Northeastern to expand co-op through four-year option
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December 9, 2009

As Northeastern University marks its 100th year of cooperative education, the University has committed to an expansion of its signature academic program by offering a four-year bachelor’s degree with two full co-op experiences. This approach is driven in part by ongoing efforts to provide students with greater choice and flexibility, while maintaining the benefits of co-op and experiential learning.

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"At Northeastern, we believe that a college education cannot be confined to a college campus," said President Joseph Aoun. "The most powerful way to learn is by integrating classroom study with real-world experience, which at Northeastern is anchored in co-op. Today we are shifting to a student-centered—rather than instructor-based—educational model that allows greater flexibility and choice. Northeastern students will have additional dual-degree opportunities, increased access to research, international experiences, and the ability to earn a bachelor’s degree with all the benefits of co-op in four years."

Originally developed for practical and vocational reasons, Northeastern’s co-op program is today considered the cornerstone of a powerful learning approach that integrates classroom study and world-based experience. Through co-op, Northeastern students undertake extended periods of full-time professional work that reinforce and enlighten their coursework. Experiences are four to six months and provide greater professional immersion than traditional internships. The University has strong relationships with more than 2,000 businesses, NGOs, and other employers across the U.S. and around the world.

In recent years, co-op has become increasingly global with Northeastern students participating in co-op and other forms of experiential learning in 52 countries. To expand co-op’s global reach, President Aoun recently launched the Presidential Global Scholars initiative, which will double the number of Northeastern students participating in international co-op experiences over the next 12 months.

The four-year, two co-op model will be available for students entering Northeastern in the fall of 2010. The traditional five-year degree program that typically includes three co-op periods will remain an option.

"The four-year co-op option will be a very attractive option for many of our students," said Northeastern Provost Stephen Director. "These students very much want the co-op experience but are interested in a shorter time to degree for a variety of reasons, including the fact that many are planning on attending graduate school. We want to ensure that all students have access to the powerful benefits of co-op, whether they graduate in four or five years."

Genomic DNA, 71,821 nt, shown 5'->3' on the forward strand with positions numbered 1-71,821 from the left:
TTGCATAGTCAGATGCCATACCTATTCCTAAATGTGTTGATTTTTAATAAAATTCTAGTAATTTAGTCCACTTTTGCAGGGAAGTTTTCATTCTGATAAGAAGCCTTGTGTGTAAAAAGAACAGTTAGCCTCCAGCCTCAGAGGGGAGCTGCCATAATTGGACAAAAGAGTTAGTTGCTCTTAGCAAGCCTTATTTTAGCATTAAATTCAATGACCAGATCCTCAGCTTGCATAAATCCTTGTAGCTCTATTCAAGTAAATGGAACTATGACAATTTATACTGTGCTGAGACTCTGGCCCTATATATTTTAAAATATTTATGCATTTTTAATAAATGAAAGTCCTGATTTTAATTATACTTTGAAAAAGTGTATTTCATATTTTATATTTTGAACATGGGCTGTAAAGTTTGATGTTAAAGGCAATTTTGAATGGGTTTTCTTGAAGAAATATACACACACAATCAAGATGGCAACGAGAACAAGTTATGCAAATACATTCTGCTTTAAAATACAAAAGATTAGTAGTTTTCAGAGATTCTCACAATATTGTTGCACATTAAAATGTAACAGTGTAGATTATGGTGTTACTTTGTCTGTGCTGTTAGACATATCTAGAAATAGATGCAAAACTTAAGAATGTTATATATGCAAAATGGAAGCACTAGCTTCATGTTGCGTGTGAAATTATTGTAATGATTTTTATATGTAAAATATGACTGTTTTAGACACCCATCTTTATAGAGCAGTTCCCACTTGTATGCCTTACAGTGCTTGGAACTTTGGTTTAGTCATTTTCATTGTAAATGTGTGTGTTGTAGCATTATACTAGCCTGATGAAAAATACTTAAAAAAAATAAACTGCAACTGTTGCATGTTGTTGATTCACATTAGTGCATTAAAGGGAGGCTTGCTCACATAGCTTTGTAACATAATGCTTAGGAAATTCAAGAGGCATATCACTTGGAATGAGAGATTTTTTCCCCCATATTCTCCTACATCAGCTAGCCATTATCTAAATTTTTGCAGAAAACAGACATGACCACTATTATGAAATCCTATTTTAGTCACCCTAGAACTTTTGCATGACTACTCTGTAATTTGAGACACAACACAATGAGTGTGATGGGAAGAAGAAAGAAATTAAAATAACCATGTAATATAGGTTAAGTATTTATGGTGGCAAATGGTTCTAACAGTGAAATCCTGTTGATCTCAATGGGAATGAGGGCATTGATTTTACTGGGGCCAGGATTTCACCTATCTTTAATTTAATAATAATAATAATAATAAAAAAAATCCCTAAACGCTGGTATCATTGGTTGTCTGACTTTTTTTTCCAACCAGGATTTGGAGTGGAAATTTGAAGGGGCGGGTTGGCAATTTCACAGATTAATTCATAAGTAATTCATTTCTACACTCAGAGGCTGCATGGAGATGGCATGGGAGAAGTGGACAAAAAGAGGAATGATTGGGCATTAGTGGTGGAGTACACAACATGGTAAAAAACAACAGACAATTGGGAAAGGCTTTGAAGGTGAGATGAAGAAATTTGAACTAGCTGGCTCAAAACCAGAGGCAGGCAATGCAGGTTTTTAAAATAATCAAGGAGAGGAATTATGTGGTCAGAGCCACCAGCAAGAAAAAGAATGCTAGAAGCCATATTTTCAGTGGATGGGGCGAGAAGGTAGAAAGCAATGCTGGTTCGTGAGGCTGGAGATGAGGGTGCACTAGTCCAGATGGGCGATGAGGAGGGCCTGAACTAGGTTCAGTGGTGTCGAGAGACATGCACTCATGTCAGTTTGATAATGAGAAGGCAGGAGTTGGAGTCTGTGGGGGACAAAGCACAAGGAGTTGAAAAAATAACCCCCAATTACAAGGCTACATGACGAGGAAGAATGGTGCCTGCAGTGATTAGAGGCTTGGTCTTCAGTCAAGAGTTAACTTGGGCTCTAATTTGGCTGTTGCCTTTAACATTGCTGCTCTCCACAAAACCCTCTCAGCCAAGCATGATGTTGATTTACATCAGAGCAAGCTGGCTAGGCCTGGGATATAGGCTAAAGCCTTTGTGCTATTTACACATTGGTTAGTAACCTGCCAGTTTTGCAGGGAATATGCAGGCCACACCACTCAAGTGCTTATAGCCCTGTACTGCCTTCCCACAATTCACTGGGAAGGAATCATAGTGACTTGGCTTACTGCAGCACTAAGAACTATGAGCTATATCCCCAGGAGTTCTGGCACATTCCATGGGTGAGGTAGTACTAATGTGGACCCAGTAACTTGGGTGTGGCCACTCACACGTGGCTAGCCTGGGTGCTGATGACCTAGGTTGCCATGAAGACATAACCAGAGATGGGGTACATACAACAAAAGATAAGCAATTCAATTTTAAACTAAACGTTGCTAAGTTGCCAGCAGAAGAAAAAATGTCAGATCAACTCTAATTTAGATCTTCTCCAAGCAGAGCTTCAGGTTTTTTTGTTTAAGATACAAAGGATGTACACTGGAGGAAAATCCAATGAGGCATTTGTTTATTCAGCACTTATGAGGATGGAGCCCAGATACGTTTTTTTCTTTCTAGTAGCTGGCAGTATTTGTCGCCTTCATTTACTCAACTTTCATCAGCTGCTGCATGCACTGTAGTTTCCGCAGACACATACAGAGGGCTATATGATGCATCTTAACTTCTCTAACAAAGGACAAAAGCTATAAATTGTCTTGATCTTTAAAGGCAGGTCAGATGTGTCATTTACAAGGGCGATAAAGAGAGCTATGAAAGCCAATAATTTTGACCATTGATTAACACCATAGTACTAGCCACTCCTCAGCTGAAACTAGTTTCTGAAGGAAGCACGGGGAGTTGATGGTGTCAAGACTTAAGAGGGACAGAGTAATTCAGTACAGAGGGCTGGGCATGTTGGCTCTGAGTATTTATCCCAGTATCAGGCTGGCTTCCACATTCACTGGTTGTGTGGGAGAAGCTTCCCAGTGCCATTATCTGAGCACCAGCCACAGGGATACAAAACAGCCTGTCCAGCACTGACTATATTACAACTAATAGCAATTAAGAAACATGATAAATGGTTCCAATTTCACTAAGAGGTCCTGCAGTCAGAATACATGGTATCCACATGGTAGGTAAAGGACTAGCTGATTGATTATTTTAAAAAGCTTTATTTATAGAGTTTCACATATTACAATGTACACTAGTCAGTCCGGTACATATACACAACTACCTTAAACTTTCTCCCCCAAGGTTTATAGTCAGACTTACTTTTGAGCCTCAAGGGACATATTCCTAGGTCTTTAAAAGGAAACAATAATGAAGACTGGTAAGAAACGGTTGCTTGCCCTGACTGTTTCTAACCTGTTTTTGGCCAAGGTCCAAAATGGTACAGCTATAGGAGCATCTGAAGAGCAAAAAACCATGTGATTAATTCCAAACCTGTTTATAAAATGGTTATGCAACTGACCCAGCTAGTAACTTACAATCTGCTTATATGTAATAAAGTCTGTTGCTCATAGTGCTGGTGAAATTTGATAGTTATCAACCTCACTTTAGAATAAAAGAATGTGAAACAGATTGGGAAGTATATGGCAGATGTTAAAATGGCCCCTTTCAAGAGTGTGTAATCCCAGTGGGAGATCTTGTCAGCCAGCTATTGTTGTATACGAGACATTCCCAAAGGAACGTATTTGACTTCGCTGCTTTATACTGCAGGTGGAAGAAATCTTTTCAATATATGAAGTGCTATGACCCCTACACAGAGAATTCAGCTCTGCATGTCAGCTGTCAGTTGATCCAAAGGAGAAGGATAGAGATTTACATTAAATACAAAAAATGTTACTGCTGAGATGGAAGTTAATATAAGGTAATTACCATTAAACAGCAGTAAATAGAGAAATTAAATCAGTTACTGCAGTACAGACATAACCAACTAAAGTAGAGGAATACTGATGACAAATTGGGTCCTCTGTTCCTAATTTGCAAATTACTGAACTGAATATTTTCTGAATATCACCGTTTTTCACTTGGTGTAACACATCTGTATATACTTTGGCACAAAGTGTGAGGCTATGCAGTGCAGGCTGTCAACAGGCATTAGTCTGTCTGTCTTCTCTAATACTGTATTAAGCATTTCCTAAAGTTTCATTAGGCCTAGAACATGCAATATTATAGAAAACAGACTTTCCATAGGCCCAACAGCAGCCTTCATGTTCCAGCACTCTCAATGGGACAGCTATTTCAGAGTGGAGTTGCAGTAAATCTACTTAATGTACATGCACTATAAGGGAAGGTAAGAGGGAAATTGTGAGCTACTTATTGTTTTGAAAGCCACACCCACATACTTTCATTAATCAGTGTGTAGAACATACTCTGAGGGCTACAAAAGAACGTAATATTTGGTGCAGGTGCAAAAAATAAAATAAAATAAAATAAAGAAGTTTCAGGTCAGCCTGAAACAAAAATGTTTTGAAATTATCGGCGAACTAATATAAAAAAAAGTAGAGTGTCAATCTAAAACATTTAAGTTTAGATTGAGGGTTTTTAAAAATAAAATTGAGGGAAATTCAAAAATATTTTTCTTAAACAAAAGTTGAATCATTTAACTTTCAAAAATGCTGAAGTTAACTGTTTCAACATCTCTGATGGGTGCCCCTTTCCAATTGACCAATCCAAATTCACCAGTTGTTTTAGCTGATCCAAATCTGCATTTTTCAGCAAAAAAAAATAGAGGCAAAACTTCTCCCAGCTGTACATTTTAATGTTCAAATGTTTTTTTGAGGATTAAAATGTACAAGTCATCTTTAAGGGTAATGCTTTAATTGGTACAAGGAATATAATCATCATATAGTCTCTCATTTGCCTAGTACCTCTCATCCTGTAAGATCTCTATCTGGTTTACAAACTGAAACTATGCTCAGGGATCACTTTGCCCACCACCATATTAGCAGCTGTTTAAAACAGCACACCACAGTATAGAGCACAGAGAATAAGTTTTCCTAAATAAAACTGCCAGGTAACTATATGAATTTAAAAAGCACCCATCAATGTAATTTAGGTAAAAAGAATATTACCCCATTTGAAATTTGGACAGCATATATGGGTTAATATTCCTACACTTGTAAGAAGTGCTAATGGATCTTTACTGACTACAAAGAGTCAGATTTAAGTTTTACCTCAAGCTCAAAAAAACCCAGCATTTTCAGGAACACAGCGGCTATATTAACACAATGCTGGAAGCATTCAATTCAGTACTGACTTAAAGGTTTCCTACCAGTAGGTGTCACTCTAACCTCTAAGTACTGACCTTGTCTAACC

Students interested in the four-year co-op program will work closely with their academic advisors to plan course schedules and ensure the maximum benefit of a Northeastern education.



Students react

About 1 out of 6 Northeastern students now earn their undergraduate degrees in four years. Here’s what three of them have to say about their educational experience.

“What I appreciate most about being able to do Northeastern in four years is the ability to experience co-op while still making it work with my future goals. I feel like I am getting the best of both worlds that Northeastern has to offer, on one hand getting the co-op experience that draws students here, while on the other, I get to finish in time to pursue my advanced degrees.“
Spencer Manasse, ’11, health science/premed

 
“I think Northeastern’s program should not be cookie-cutter; I like that there are options to suit all sorts of students. Thankfully, my advisors molded my program to my future goals and current qualifications. I chose a four-year program because it fit my career goals and personal needs best, but I think the four-year and five-year options are both great—either way, you're getting co-op experience. I know I’ve gotten so much out of my co-op at Dana-Farber Cancer Institute—developing my own projects, advancing my medical knowledge, and building an incredible professional network.”
Kate Ostrander, ’11, health science/premed


“After having success in my classes the first two semesters, I realized that I was capable of taking on a more ambitious challenge. That’s when I was introduced to the five-year combined bachelor’s and master’s program. Instead of completing a third co-op in my fourth year, I’ll finish undergraduate coursework and I will already have started my graduate courses. One of the great things about it is that I was able to do a short summer co-op at Sikorsky aircraft. It went so well that I’ll do two more co-ops there and, as long as I continue to perform well, basically be guaranteed a position with Sikorsky after I graduate.”
Joan Manuel de la Cruz, ’13, BS/MS program in mechanical engineering

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